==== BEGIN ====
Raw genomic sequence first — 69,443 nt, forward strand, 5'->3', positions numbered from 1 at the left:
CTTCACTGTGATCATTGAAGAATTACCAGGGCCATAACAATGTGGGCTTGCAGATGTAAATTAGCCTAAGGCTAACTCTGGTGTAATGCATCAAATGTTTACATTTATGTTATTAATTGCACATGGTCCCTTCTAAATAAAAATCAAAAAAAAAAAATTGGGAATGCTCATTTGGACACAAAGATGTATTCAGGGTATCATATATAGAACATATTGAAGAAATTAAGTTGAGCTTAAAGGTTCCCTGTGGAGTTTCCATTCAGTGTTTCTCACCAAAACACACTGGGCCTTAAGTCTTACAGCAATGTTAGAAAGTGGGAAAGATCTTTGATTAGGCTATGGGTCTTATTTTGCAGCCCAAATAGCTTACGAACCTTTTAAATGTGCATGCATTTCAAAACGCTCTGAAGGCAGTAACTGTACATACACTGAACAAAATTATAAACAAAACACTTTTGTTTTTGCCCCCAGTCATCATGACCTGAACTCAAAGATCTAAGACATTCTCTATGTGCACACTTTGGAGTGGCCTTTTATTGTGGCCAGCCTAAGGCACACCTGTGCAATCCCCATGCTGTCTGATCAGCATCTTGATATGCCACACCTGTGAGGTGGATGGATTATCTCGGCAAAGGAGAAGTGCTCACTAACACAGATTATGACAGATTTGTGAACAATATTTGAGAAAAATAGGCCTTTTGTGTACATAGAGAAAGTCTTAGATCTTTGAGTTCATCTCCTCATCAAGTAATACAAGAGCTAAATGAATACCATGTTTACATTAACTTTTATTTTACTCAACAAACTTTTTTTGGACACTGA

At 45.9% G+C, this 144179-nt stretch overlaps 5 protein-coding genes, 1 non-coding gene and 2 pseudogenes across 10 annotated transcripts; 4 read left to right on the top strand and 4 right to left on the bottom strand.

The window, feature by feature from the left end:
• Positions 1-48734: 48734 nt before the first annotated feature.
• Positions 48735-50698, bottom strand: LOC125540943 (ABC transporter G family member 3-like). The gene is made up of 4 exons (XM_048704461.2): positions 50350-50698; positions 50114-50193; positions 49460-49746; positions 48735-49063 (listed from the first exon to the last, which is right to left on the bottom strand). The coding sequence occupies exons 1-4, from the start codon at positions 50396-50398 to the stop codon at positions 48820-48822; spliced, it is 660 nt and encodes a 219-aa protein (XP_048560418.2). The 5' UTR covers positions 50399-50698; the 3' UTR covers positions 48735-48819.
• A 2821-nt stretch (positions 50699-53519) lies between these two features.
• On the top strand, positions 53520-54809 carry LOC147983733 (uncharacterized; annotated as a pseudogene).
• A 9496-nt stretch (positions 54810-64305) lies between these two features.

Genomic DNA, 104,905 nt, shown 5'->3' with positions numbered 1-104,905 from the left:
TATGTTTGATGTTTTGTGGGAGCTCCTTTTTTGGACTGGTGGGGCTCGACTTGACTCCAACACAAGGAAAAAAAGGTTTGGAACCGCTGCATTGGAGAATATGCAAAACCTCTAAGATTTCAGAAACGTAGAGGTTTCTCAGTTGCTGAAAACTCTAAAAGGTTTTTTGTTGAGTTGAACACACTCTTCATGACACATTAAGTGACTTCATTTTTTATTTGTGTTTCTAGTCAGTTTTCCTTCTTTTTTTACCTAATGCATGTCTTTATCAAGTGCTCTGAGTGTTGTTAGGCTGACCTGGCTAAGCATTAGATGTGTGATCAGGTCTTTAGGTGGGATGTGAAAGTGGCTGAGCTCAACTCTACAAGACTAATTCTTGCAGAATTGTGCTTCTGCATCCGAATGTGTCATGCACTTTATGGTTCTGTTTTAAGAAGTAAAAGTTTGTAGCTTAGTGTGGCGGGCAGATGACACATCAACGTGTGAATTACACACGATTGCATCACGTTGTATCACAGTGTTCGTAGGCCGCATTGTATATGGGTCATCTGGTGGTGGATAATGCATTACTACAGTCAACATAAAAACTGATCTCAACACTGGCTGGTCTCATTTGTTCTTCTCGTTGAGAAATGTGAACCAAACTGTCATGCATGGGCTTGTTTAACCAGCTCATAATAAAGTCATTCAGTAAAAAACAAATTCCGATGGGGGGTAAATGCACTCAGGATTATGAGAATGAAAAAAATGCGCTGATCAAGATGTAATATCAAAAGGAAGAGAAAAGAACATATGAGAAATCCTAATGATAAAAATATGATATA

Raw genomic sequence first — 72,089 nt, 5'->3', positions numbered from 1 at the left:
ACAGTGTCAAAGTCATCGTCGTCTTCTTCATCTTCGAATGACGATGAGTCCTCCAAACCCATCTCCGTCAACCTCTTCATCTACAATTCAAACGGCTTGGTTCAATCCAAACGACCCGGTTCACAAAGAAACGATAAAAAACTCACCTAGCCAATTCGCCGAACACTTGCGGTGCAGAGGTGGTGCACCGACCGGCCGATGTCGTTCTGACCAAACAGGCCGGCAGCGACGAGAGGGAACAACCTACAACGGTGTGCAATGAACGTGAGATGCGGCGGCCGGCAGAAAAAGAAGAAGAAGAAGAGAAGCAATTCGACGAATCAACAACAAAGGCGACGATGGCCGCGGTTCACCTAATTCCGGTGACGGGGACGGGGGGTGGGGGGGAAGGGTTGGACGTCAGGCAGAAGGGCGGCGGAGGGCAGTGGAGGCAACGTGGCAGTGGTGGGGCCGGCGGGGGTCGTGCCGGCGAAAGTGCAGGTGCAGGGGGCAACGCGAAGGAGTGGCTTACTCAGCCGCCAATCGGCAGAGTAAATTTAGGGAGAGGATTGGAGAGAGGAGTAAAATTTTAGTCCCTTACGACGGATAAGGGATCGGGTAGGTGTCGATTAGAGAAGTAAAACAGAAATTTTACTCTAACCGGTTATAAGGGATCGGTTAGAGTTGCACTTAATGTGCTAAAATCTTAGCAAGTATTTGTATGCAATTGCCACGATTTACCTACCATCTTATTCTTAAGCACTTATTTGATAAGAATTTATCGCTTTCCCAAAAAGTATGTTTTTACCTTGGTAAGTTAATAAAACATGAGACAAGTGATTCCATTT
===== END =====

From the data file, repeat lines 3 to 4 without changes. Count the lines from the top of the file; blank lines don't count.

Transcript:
At 45.9% G+C, this 144179-nt stretch overlaps 5 protein-coding genes, 1 non-coding gene and 2 pseudogenes across 10 annotated transcripts; 4 read left to right on the top strand and 4 right to left on the bottom strand.

The window, feature by feature from the left end: